Atari Corporation's profits hit their peak in 1988, at $452 million.[1] In 1989, Atari Corp. released the Atari Lynx—a handheld console with color graphics—to critical acclaim. However, a shortage of parts kept the system from being released nationwide for the 1989 Christmas season. The Lynx lost market share to Nintendo's Game Boy, which had only a monochrome display, but a much better battery life, and was widely available. Also in 1989, Atari Corp. lost a $250 million lawsuit alleging that Nintendo had an illegal monopoly.

As the fortunes of Atari Corporation's ST and PC compatible computers faded, consoles and software again became the company's main focus. In 1993, Atari Corp. released its last console, the Atari Jaguar. The Jaguar was one of the first fifth generation gaming consoles, but due primarily to a games library which was low in both quantity and quality, it was unable to compete effectively against the incumbent fourth generation consoles.[7][8] Atari Corp. sustained a net loss of $49.6 million for 1995, with $27.7 million in losses during the last quarter of the year alone.[9] Attempting to hedge their bets, in January 1996 Atari Corp. announced the formation of a new subsidiary, Atari Interactive, which would be devoted to publishing games for PC.[10] However, Atari Corp. would relinquish its interest in both the Jaguar and PC software within a few months.

Atari Corp.'s reverse merger with JT Storage Inc.[edit]

By 1996, a series of successful lawsuits followed by profitable investments had left Atari with millions of dollars in the bank, but without any products to sell because of the failure of the Lynx and Jaguar. In addition, Tramiel and his family wanted out. The result was a rapid succession of changes in ownership. In July 1996, Atari merged with JTS Inc., a short-lived maker of hard disk drives, to form JTS Corp.[11] Atari's role in the new company largely became a holder for the Atari properties and minor support; consequently the name largely disappeared from the market.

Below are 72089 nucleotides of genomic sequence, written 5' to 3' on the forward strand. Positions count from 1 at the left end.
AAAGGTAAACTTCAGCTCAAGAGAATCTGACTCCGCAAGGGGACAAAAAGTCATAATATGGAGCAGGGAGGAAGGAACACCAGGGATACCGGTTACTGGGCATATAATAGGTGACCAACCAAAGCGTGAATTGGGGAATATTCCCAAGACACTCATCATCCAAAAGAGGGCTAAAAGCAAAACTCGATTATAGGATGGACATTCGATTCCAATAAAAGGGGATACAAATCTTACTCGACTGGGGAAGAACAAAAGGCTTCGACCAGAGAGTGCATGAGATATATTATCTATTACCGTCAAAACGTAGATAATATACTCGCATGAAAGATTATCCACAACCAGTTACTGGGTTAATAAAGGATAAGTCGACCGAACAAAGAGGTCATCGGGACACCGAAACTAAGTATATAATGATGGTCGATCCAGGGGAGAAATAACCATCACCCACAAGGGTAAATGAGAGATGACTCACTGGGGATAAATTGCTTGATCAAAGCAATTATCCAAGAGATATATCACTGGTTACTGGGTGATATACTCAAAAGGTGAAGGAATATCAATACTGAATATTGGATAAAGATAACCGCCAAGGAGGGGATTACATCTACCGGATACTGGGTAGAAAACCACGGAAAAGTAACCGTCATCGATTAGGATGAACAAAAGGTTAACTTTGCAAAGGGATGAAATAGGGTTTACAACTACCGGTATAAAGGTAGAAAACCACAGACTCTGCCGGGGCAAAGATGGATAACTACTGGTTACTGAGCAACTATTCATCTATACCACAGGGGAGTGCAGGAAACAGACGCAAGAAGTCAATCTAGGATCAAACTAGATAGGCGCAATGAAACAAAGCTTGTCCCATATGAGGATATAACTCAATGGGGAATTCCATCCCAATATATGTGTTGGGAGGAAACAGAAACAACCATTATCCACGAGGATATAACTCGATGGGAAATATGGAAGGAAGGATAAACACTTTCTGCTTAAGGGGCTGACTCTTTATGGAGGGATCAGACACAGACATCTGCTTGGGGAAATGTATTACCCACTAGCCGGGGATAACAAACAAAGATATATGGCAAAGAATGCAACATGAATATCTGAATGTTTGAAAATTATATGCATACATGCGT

In March 1998, JTS sold the Atari name and assets to Hasbro Interactive for $5 million—less than a fifth of what Warner Communications had paid 22 years earlier. This transaction primarily involved the brand and intellectual property, which now fell under the Atari Interactive division of Hasbro Interactive.

List of products[edit]

Atari Portfolio
Atari Jaguar and Jaguar CD

See also[edit]

References[edit]

  1. ^ a b "The Life and Death of Atari". GamePro. No. 92. IDG. May 1996. p. 20. 
  2. ^ Leyenberger, Arthur (February 1986). "The End User". ANALOG Computing. pp. 109–110. Retrieved 24 June 2014. 
  3. ^ Friedland, Nat (March 1987). "Today's Atari Corp. | A close-up look inside". Antic. pp. 30–33. Retrieved 4 July 2014. 
  4. ^ http://articles.latimes.com/1987-08-24/business/fi-2005_1_atari
  5. ^ http://www.atarileaks.org/index.html
  6. ^ https://www.nytimes.com/1989/11/11/business/company-news-atari-is-selling-26-federated-stores.html
  7. ^ "Which Game System is the Best!?". Next Generation. Imagine Media (12): 36–85. December 1995. 
  8. ^ Langshaw, Mark (January 27, 2013). "Atari Retrospective: The Rise and Fall of a Gaming Giant". Digital Spy. Retrieved 13 April 2017. 
  9. ^ "New Systems, New Price Cuts". GamePro. No. 93. IDG. June 1996. p. 16. 
  10. ^ "Atari Broadens its Platform Base". Compkarori.com. Business Wire. January 2, 1996. Archived from the original on March 3, 2016. Retrieved 2009-08-15. 
  11. ^ Sample Contracts - Agreement and Plan of Reorganization - Atari Corp. and JT Storage Inc. - Competitive Intelligence for Investors

External links[edit]